Mister Man doesn't have this available to him, and I really wish he did. I was thrilled to be able to support this program. I received a confirmation email almost immediately thanking me for my donation. Had I donated $50 or more, I would also have received a thank you note from students - a super thoughtful touch. The teacher sent me a thank you note within days, with a second thank you after her project was successfully funded. I don't need thanks, but it's nice to know that my contribution was received and that it did make a difference.

Thank you for your generous donation. Your support means the world to mean and my students. I can't express how important sensory devices are for some children with Autism. For those individuals who benefit from these devices it can make the greatest impact on their day.
I look forward to utilizing these sensory devices on a daily basis to help support the needs of my students. I know they will be better off for the donations made to our classroom so thank again for supporting my students. Your goodwill has not gone unnoticed!

I wasn't the only person who was able to benefit from Lands End's generosity. Two other friends shared their experience in donating to a project on DonorsChoose.

Two States of Chaos also chose a project for special needs - in fact, one I was considered funding myself!

I chose to donate the $25 to Ms. Ehlenburg's Special education class at Big Hollow Primary School in Ingleside, Il for a couple of reasons. For one, having two children who also attended Early Education for sensory and developmental issues, I can truly identify with the needs of the children at this age and I'm very well aware of the lack of funds there are to give these children the support they desperately need.

I also feel it is important to support the teachers in our state. The state of Illinois does not have the funds to support children with special needs like many other states do. I feel these children deserve the basic needs like these sensory items in order to get through their day in the most productive way possible. These items will help the children attend better to the teacher, therefore they will get much more out of their education.

I hope this class will be able to get the amount of donations they need to purchase these simple, yet effective items for the children in their class.

Busy Mom chose a project that also seems like it should be a no-brainer - providing snacks for children so that aren't hungry when trying to learn. Study after study has shown that children won't learn if they haven't eaten sufficiently, but not all schools are able to provide for their students. As she put it:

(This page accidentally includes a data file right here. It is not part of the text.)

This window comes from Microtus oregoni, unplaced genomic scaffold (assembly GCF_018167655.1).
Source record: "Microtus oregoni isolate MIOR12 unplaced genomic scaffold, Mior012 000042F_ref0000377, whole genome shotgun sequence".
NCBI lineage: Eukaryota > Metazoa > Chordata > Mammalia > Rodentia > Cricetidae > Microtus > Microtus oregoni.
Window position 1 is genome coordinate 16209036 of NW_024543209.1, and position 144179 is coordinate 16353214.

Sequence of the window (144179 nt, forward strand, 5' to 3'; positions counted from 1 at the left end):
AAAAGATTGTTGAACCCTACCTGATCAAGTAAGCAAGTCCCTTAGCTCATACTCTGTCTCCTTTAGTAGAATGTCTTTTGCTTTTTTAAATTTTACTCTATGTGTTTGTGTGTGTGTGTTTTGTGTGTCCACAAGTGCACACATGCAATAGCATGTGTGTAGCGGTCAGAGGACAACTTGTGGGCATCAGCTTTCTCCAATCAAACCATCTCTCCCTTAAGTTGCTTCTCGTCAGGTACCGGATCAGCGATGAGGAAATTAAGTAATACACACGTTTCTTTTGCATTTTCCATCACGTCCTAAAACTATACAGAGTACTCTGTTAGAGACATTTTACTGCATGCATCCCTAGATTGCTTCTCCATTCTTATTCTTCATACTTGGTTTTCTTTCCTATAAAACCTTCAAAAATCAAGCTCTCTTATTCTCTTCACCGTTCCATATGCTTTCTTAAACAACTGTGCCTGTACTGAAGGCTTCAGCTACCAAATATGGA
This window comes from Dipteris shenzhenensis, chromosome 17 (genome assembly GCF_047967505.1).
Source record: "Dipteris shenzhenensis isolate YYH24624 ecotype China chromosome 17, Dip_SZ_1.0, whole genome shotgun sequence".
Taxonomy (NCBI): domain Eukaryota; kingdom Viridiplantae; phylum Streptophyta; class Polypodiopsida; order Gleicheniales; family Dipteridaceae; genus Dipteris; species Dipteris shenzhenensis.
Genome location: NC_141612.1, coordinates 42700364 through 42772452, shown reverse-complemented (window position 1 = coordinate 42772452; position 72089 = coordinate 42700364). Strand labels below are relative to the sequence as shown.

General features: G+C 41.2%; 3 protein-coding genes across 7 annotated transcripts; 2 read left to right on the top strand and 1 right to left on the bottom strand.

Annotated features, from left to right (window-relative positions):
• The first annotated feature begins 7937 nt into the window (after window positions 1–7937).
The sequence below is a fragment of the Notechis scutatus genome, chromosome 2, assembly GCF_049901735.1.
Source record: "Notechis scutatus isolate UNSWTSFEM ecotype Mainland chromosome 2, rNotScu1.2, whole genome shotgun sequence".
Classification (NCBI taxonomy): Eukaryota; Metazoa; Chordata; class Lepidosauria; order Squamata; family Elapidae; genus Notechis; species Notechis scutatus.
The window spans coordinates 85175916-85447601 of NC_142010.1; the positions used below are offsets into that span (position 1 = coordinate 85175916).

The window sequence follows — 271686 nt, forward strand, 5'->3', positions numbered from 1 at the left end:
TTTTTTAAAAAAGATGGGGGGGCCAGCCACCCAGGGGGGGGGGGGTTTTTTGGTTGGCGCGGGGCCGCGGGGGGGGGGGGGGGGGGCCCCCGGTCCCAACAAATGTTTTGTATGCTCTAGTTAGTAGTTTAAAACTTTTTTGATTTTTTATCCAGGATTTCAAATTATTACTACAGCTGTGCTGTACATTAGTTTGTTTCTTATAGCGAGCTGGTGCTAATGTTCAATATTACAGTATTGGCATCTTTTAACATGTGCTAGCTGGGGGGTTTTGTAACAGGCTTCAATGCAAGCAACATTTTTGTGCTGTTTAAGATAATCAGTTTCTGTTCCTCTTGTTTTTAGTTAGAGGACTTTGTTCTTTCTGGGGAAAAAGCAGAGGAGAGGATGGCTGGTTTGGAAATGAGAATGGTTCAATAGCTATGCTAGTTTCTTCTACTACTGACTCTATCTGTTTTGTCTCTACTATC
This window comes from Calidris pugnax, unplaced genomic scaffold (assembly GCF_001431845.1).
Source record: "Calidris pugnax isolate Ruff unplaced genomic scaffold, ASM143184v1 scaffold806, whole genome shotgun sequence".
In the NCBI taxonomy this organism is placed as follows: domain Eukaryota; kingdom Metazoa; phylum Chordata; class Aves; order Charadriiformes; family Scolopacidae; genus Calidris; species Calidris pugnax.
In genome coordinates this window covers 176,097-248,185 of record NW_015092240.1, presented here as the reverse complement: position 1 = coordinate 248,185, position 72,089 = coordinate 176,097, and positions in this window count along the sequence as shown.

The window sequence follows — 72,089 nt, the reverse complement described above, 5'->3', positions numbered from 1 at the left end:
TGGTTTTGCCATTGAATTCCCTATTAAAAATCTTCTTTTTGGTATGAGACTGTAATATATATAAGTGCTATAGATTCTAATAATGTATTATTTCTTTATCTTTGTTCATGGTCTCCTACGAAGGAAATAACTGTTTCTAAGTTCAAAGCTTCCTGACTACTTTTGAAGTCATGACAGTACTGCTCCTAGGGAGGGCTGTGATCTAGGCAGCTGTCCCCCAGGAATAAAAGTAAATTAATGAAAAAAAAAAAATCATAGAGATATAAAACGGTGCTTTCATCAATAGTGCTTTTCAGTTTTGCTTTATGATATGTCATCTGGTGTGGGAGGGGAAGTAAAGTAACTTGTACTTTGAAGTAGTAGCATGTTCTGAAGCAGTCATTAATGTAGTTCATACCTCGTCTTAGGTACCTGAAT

I have 3 kids in school, and both my husband and father are teachers, so I know a little about the dedication teachers have to their students.

I consider my family and our schools fortunate, but I know many are not. Teachers themselves are in the best position to tell us how we can help them, so that's why I love the idea of Donor's Choose. They make it easy to help public schools in need with real requests of what teachers need to make learning happen.

I was excited to have the opportunity to choose a project to support, and I was looking at schools local to me for perhaps a science-related request when I saw this one from a school in Nashville.

She is asking for snacks for her students. Not a computer, not books, not furniture, but food. Childhood hunger is real, and it's in my back yard. You can have all the resources in the world, but if the students are hungry there's no way to learn even the most basic information. I can't imagine what it must be like to ask for food for my students, but I hope my donation helps just a little.

It is amazing the scope of projects available - all of which have been verified and costed and are directly benefitting children now. Have you ever visited DonorsChoose? This wasn't my first time supporting them, nor will it be my last, but I'm grateful that Lands End provided me - and others - with the opportunity to make a difference once again.

In the interest of full disclosure, I was provided with $25 credits to DonorsChoose for myself and others as part of Lands End's Love Giving campaign. I received no compensation, nor was I provided with any product. All opinions expressed are my own or that provided to me by the others who participated in the campaign with me.

Tuesday, January 24, 2012

Review: reBloom

Sometimes, I feel like that fan who follows his favorite star across the country but just can't seem to get introduced to that star. He knows everything there is to know about the star and can sometimes convince himself that they are good friends, but ultimately, reality wins out every time. My star? It's sleep.